Question remains why that commit was added. Is it necessary on some other phone? I have no idea, other than if the patch is reverted, S3 owners will have NFC working with Replicant without non-free software added. Alternatively, make the patch apply only on the platform where it was needed, or even to all non-S3 builds.

Replicant 4.2 on Samsung S3

Since November 2013 I have been using Replicant on my Samsung S3 as an alternative OS. The experience has been good for everyday use. The limits (due to non-free software components) compared to a “normal” S3 (running vendor ROM or CyanogenMod) is lack of GPS/wifi/bluetooth/NFC/frontcamera functionality — although it is easy to get some of that working again, including GPS, which is nice for my geocaching hobby. The Replicant software is stable for being an Android platform; better than my Nexus 7 (2nd generation) tablet which I got around the same time that runs an unmodified version of Android. The S3 has crashed around ten times in these four months. I’ve lost track of the number of N7 crashes, especially after the upgrade to Android 4.4. I use the N7 significantly less than the S3, reinforcing my impression that Replicant is a stable Android. I have not had any other problem that I couldn’t explain, and have rarely had to reboot the device.

The Replicant project recently released version 4.2 and while I don’t expect the release to resolve any problem for me, I decided it was time to upgrade and learn something new. I initially tried the official ROM images, and later migrated to using my own build of the software (for no particular reason other than that I could).

Before the installation, I wanted to have a full backup of the phone to avoid losing data. I use SMS Backup+ to keep a backup of my call log, SMS and MMS on my own IMAP server. I use oandbackup to take a backup of all software and settings on the phone. I use DAVDroid for my contacts and calendar (using a Radicale server), and reluctantly still use aCal in order to access my Google Calendar (because Google does not implement RFC 5397 properly so it doesn’t work with DAVDroid). Alas all that software is not sufficient for backup purposes, for example photos are still not copied elsewhere. In order to have a complete backup of the phone, I’m using rsync over the android debug bridge (adb). More precisely, I connect the phone using a USB cable, push a rsyncd configuration file, start the rsync daemon on the phone, forward the TCP/IP port, and then launch rsync locally. The following commands are used:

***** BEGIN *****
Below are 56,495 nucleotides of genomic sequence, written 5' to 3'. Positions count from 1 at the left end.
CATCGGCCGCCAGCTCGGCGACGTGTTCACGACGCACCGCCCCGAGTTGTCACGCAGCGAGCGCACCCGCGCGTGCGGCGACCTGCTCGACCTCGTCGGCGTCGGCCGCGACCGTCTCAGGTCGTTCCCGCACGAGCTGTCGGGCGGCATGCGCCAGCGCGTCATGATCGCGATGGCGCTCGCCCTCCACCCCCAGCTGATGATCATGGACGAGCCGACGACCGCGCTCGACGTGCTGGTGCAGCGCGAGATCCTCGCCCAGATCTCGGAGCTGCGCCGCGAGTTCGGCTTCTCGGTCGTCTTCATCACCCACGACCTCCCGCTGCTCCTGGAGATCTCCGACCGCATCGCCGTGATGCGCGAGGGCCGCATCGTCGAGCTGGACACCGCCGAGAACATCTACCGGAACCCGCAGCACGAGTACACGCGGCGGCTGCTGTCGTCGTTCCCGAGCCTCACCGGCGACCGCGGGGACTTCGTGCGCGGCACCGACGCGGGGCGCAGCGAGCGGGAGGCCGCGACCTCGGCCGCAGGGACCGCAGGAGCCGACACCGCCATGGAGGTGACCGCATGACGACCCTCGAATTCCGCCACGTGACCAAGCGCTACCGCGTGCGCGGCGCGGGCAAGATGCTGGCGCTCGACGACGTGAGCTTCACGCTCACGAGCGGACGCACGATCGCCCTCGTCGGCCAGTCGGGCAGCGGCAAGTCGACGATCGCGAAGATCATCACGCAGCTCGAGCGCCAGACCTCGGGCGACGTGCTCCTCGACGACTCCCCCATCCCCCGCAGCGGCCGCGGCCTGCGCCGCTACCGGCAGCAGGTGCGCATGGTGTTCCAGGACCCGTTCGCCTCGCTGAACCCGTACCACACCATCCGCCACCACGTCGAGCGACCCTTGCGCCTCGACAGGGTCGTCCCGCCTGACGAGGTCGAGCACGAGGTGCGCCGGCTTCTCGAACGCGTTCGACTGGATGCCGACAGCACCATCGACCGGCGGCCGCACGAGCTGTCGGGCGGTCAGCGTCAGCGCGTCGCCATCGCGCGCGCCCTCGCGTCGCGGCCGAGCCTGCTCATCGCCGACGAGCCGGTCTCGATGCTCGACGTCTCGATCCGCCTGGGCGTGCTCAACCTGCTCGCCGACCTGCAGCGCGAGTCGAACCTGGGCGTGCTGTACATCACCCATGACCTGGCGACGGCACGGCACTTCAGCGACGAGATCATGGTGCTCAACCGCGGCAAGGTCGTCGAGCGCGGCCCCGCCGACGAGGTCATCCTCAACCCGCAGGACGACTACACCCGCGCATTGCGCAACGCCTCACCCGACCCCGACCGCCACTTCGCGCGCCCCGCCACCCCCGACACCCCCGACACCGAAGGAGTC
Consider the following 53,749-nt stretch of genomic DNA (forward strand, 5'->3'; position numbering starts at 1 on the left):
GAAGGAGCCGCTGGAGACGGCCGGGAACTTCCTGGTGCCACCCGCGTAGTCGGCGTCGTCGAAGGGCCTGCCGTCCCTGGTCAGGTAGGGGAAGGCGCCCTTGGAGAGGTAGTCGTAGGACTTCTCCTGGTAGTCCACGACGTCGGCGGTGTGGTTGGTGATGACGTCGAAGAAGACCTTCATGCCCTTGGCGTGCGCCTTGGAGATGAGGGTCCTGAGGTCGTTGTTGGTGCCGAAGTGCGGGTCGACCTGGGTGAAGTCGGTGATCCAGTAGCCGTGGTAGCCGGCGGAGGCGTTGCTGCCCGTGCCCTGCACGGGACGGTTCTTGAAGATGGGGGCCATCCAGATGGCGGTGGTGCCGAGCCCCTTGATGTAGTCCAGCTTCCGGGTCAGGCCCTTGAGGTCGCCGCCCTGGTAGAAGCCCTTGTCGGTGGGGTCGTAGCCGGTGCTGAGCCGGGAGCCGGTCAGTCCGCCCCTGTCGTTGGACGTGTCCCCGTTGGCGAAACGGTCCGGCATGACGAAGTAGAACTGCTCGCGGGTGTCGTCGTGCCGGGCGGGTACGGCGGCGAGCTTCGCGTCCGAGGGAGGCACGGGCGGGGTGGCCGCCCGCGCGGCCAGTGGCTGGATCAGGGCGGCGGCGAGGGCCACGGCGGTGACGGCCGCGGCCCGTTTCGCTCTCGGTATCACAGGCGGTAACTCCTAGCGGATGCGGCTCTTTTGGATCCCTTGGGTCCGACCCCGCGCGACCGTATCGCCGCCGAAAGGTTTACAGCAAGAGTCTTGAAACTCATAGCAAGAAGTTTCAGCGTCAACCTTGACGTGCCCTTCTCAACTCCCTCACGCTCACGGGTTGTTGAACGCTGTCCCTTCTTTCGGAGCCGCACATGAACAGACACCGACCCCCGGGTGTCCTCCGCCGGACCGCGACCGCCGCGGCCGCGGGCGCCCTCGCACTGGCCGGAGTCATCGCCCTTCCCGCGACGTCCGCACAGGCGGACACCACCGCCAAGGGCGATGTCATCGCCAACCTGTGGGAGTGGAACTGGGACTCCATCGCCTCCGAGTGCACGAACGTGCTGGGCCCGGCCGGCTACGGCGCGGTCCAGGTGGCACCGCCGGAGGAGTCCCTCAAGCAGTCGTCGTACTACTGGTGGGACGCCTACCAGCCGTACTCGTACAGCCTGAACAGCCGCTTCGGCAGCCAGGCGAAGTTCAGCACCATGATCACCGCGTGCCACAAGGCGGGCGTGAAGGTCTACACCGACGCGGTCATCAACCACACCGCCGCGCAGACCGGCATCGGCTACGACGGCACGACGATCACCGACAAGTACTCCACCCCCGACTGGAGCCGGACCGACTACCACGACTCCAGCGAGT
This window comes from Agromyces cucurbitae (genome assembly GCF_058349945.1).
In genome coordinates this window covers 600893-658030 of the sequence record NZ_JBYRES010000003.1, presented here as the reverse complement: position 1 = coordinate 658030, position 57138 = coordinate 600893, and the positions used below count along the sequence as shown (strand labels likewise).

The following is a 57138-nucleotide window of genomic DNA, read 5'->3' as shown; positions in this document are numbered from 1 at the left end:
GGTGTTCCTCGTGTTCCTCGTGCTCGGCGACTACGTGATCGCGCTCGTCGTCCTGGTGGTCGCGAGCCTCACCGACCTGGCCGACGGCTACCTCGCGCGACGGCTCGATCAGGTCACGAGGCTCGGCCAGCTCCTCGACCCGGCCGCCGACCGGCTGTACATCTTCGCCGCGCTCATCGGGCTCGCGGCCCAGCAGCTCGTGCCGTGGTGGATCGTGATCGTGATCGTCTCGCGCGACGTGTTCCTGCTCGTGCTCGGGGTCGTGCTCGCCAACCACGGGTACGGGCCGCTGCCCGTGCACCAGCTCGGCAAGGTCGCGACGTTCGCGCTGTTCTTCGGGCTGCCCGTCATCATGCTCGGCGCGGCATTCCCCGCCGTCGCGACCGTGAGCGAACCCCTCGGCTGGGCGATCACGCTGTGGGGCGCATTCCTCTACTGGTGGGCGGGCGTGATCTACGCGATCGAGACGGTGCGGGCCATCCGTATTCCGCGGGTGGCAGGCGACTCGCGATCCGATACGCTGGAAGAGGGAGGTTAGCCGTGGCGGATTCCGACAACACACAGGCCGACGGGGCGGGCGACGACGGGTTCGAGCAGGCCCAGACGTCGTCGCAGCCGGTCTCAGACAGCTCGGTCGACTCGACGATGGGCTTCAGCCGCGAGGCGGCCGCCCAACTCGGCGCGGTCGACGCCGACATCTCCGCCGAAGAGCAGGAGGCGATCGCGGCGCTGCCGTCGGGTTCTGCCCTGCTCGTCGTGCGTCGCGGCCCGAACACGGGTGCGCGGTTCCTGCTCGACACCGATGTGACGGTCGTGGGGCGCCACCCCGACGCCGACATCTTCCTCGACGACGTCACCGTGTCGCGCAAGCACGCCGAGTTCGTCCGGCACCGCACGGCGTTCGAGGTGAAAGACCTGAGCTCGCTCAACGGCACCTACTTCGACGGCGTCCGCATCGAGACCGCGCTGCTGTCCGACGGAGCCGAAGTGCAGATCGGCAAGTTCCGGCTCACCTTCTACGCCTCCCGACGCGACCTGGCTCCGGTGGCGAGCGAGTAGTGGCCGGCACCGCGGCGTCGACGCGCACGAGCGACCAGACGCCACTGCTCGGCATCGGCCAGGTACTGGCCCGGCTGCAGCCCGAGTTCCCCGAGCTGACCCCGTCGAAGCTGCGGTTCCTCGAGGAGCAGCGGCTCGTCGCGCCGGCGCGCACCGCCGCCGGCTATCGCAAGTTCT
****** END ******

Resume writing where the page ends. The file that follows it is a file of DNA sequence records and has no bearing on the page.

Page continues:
jas@latte:~$ cat rsyncd.conf
uid = root
gid = root
path = /
jas@latte:~$ adb push rsyncd.conf /extSdCard/rsyncd.conf
* daemon not running. starting it now on port 5037 *
* daemon started successfully *
0 KB/s (57 bytes in 0.059s)
jas@latte:~$ adb root
jas@latte:~$ adb shell rsync --daemon --no-detach --config=/extSdCard/rsyncd.conf &
jas@latte:~$ adb forward tcp:6010 tcp:873
jas@latte:~$ sudo rsync -av --delete --exclude /dev --exclude /acct --exclude /sys --exclude /proc rsync://localhost:6010/root/ /root/s3-bup/

Now feeling safe that I would not lose any data, I remove the SIM card from my phone (to avoid having calls, SMS or cell data interrupt during the installation) and follow the Replicant Samsung S3 installation documentation. Installation was straightforward. I booted up the newly installed ROM and familiarized myself with it. My first reaction was that the graphics felt a bit slower compared to Replicant 4.0, but it is hard to tell for certain.

After installation, I took a quick rsync backup of the freshly installed phone, to have a starting point for future backups. Since my IMAP and CardDav/CalDav servers use certificates signed by CACert I first had to install the CACert trust anchors, to get SMS Backup+ and DAVDroid to connect. For some reason it was not sufficient to add only the root CACert certificate, so I had to add the intermediate CA cert as well. To load the certs, I invoke the following commands, selecting ‘Install from SD Card’ when the menu is invoked (twice).

adb push root.crt /sdcard/
adb shell am start -n "com.android.settings/.Settings\"\$\"SecuritySettingsActivity"
adb push class3.crt /sdcard/
adb shell am start -n "com.android.settings/.Settings\"\$\"SecuritySettingsActivity"

I restore apps with oandbackup, and I select a set of important apps that I want restored with settings preserved, including aCal, K9, Xabber, c:geo, OsmAnd~, NewsBlur, Google Authenticator. I install SMS Backup+ from FDroid separately and configure it, SMS Backup+ doesn’t seem to want to restore anything if the app was restored with settings using oandbackup. I install and configure the DAVdroid account with the server URL, and watch it populate my address book and calendar with information.

After organizing the icons on the launcher screen, and changing the wallpaper, I’m up and running with Replicant 4.2. This upgrade effort took me around two evenings to complete, with around half of the time consumed by exploring different ways to do the rsync backup before I settled on the rsync daemon approach. Compared to the last time, when I spent almost two weeks researching various options and preparing for the install, this felt like a swift process.

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Unattended SSH with Smartcard